Dayak NGOs to organise more webinars in future

(Clockwise from top left) Florianna moderating the webinar session witnessed by SIDS chairperson Alice with speakers Jayum, Madeline and Fiona.

KUCHING, July 22: More webinar series will be organised to empower and educate the Dayak community, especially Dayak women, in various areas such as economics, social, education, and entrepreneurship.

This was following the successful organisation of a webinar entitled ‘Community Resilience in the Midst of Covid-19 Pandemic’, which was the first-ever live interactive event by two prominent Dayak NGOs, Sarakup Indu Dayak Sarawak (SIDS) and with Sarawak Dayak Graduates Association (SDGA), on July 18.

According to SIDS and SDGA in a media release, more than 200 participants from local and overseas registered for the online webinar, which gathered three prominent speakers of different expertise in sharing their thoughts, lessons learned and key takeaways in times of crisis.

The speakers were Professor Dr Jayum Jawan, (Tan Sri Empiang Jabu Research Chair and Dean, Faculty of Humanity, Management and Science, Universiti Putra Malaysia Bintulu Campus), Associate Professor Dr Madeline Berma (Fellow Academy of Sciences Malaysia), and Fiona Marcus Raja, (Managing Director of Borneo International Exhibition and Founder of Tenun).

The webinar was also live-streamed via SDGA’s Facebook Page https://www.facebook.com/SarawakDGA/ and recorded more than 6,000 views.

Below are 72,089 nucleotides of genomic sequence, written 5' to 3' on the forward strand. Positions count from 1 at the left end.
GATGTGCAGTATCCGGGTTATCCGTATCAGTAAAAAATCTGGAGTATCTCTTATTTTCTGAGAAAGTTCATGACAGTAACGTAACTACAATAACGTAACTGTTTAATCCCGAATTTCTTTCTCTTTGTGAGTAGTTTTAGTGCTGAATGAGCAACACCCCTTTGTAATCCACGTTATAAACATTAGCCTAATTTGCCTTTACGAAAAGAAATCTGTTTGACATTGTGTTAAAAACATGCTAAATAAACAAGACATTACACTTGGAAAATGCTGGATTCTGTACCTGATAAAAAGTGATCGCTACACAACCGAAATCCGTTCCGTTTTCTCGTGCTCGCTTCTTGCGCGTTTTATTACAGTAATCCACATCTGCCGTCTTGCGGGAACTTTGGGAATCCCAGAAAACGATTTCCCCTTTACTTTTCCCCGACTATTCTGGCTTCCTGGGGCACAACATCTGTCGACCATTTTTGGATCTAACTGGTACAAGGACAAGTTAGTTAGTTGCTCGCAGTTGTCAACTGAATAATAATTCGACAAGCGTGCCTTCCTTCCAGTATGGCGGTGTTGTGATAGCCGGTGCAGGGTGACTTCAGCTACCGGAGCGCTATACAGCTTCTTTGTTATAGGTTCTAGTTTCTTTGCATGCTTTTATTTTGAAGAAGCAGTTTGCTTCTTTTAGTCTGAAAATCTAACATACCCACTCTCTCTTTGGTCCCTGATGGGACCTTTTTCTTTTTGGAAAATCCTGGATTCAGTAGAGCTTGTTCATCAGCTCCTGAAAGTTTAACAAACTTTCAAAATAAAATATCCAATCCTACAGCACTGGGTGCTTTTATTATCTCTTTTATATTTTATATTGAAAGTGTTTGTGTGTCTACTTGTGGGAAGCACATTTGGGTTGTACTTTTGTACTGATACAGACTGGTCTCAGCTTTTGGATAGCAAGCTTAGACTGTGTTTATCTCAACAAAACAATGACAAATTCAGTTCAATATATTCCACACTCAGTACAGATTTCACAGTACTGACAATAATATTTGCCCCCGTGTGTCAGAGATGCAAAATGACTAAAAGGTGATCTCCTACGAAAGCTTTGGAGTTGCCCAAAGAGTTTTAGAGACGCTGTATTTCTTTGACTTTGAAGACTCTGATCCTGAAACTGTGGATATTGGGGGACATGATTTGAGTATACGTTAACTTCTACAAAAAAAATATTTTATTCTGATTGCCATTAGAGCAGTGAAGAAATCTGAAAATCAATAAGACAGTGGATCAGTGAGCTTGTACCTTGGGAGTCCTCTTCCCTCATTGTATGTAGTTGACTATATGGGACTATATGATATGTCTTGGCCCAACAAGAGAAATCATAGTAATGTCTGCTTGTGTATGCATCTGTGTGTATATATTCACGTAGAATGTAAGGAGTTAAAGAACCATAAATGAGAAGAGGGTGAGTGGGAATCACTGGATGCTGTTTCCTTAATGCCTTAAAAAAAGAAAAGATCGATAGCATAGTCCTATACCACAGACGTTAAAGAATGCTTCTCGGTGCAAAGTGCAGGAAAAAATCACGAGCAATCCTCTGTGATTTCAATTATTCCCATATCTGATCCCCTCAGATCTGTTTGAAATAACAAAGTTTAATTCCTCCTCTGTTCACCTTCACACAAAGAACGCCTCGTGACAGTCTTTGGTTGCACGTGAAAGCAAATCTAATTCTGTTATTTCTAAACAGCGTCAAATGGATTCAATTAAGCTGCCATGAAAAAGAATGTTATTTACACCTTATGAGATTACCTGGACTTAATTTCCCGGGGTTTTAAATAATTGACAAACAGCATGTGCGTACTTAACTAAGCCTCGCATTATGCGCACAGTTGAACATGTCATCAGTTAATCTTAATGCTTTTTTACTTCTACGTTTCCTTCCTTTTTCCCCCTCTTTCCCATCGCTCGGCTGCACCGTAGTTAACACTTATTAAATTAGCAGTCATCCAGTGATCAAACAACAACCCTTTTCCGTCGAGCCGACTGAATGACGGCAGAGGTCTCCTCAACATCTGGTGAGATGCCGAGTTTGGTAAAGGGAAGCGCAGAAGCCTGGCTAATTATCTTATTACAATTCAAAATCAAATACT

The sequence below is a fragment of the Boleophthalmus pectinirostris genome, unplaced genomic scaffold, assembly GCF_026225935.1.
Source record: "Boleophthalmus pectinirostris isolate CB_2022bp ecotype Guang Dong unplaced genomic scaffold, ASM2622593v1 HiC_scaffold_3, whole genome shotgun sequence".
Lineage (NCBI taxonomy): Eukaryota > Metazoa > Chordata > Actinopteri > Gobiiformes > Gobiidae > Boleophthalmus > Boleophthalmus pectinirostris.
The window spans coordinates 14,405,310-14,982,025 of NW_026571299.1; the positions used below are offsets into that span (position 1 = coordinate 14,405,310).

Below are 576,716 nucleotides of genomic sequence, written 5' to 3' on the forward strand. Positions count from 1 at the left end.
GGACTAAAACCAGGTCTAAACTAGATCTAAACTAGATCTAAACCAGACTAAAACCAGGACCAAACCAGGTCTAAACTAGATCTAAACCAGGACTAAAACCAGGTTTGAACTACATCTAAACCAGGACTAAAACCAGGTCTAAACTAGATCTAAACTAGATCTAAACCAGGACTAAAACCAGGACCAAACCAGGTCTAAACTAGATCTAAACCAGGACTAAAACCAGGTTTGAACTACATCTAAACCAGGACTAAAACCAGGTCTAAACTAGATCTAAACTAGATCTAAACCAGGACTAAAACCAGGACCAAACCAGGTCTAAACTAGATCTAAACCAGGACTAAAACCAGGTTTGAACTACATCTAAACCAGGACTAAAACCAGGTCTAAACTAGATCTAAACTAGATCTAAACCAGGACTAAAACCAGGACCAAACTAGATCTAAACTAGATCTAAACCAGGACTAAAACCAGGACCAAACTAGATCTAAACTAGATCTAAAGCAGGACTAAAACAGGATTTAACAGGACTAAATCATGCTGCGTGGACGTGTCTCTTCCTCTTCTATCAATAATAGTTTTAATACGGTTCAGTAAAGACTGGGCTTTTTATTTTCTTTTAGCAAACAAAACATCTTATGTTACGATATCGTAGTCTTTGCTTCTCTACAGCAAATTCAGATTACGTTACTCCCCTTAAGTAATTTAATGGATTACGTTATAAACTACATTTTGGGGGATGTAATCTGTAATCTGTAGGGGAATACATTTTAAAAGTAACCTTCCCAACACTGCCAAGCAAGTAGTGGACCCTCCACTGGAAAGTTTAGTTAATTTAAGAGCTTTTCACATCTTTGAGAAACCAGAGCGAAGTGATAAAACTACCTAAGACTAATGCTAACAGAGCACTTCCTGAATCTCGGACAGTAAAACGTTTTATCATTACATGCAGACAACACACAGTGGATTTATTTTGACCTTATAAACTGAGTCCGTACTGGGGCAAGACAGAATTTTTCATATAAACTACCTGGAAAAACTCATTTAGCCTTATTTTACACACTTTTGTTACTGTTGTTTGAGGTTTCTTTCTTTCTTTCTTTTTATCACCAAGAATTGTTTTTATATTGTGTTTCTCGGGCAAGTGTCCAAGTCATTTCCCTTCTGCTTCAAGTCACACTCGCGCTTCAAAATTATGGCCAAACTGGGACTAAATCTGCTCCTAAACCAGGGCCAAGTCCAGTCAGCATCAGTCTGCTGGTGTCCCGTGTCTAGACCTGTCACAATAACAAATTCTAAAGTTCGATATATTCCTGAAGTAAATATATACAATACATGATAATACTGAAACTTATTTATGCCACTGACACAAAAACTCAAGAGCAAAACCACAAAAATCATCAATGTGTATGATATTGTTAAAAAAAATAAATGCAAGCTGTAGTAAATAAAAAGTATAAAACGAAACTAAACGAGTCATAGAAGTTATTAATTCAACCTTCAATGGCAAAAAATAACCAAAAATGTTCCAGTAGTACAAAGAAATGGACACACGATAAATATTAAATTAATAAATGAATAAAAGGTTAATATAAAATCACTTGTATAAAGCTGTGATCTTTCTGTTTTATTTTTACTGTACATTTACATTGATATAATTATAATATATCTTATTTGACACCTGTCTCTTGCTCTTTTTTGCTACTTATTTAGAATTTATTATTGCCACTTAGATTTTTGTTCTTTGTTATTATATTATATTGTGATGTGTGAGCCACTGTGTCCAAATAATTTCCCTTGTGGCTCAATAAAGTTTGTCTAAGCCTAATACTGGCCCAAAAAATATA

The two-hour webinar session was moderated by SDGA vice president Dr Florianna Lendai.

SIDS chairperson Datuk Ir Alice Jawan, in her closing remarks, emphasised that SIDS and SDGA Women Group would continue to collaborate in bringing dynamic Dayak women professionals together as part of community engagement and networking programme.

Meanwhile, Jayum who shared about ‘Governance: Navigating Through the Pandemic’ highlighted that the Dayak community leaders have always shown great governance and can always do more for the people, especially in times of crisis.

“The Dayak have always been a close-knit community and that is the strength we need to have in order to move forward.”

Jayum, who is also the first elected chair of the Tan Sri Empiang Jabu Chair for Dayak Women Studies, also called for more Dayak philanthropists to come forward and help other Dayaks to have a better and promising future.

Second speaker Madeline in her session on ‘Rebuilding Resilient Communities Economic Environment in Sarawak’ shed some light on the impact of the pandemic on the economy especially in terms of production and consumption.

“Despite the inevitable situation due to the pandemic, there are many lessons learned. Among the initiatives that can be done in rebuilding resilient communities include promoting financial literacy in the Dayak community as well as strengthening our policies on economic and social health.”

Madeline further emphasised that one of the most important areas to focus on now was to develop the community’s assets in human capital, political, financial, environment, and social.

“Access to utilities is a top priority in times of pandemic besides the poverty issues in the state.

“It is important for Dayak leaders to engage with the community to get input on how to move forward and in this case, a bottom-up approach is highly critical and if that is being implemented, then only things can recover and together we can spur the growth of the economy.”

Third speaker Fiona shared her experiences sustaining her business via producing online content during the MCO, especially in view of Sarawak promoting domestic tourism.

When asked about ways to get more Dayaks to be involved in entrepreneurship, Fiona said the community should not fear making the first step towards being an entrepreneur.

“It is timely to call for a platform for all Dayaks to have effective mentoring sessions and guidance to promote the concept through conferences and talks.”—DayakDaily